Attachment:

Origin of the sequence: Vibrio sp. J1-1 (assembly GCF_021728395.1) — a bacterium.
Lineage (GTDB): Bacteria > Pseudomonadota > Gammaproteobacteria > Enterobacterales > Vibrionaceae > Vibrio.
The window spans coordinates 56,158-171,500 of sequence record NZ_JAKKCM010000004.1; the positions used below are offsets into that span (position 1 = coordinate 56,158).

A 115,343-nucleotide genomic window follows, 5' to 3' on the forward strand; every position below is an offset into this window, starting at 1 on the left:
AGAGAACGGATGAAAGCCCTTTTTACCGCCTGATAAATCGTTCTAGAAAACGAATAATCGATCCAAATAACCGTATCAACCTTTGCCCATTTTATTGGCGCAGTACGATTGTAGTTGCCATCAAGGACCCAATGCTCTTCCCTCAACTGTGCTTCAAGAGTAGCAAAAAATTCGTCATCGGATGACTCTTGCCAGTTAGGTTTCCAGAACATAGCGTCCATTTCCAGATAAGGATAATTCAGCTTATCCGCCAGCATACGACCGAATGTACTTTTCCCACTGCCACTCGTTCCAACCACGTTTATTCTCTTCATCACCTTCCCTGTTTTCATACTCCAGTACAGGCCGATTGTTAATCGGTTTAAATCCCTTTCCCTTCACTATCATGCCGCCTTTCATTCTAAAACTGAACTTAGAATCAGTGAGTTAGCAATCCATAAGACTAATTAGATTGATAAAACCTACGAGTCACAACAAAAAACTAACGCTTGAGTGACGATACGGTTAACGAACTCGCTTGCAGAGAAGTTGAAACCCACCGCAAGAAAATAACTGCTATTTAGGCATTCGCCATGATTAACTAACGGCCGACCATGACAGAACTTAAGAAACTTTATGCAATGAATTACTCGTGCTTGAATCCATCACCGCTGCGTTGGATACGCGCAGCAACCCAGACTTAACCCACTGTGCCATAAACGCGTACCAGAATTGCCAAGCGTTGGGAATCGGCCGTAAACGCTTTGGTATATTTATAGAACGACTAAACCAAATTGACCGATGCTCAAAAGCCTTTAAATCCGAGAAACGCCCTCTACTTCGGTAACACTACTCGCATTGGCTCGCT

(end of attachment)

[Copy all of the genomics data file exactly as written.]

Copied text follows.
Origin of the sequence: Vibrio sp. J1-1 (assembly GCF_021728395.1) — a bacterium.
Lineage (GTDB): Bacteria > Pseudomonadota > Gammaproteobacteria > Enterobacterales > Vibrionaceae > Vibrio.
The window spans coordinates 56,158-171,500 of sequence record NZ_JAKKCM010000004.1; the positions used below are offsets into that span (position 1 = coordinate 56,158).

A 115,343-nucleotide genomic window follows, 5' to 3' on the forward strand; every position below is an offset into this window, starting at 1 on the left:
AGAGAACGGATGAAAGCCCTTTTTACCGCCTGATAAATCGTTCTAGAAAACGAATAATCGATCCAAATAACCGTATCAACCTTTGCCCATTTTATTGGCGCAGTACGATTGTAGTTGCCATCAAGGACCCAATGCTCTTCCCTCAACTGTGCTTCAAGAGTAGCAAAAAATTCGTCATCGGATGACTCTTGCCAGTTAGGTTTCCAGAACATAGCGTCCATTTCCAGATAAGGATAATTCAGCTTATCCGCCAGCATACGACCGAATGTACTTTTCCCACTGCCACTCGTTCCAACCACGTTTATTCTCTTCATCACCTTCCCTGTTTTCATACTCCAGTACAGGCCGATTGTTAATCGGTTTAAATCCCTTTCCCTTCACTATCATGCCGCCTTTCATTCTAAAACTGAACTTAGAATCAGTGAGTTAGCAATCCATAAGACTAATTAGATTGATAAAACCTACGAGTCACAACAAAAAACTAACGCTTGAGTGACGATACGGTTAACGAACTCGCTTGCAGAGAAGTTGAAACCCACCGCAAGAAAATAACTGCTATTTAGGCATTCGCCATGATTAACTAACGGCCGACCATGACAGAACTTAAGAAACTTTATGCAATGAATTACTCGTGCTTGAATCCATCACCGCTGCGTTGGATACGCGCAGCAACCCAGACTTAACCCACTGTGCCATAAACGCGTACCAGAATTGCCAAGCGTTGGGAATCGGCCGTAAACGCTTTGGTATATTTATAGAACGACTAAACCAAATTGACCGATGCTCAAAAGCCTTTAAATCCGAGAAACGCCCTCTACTTCGGTAACACTACTCGCATTGGCTCGCT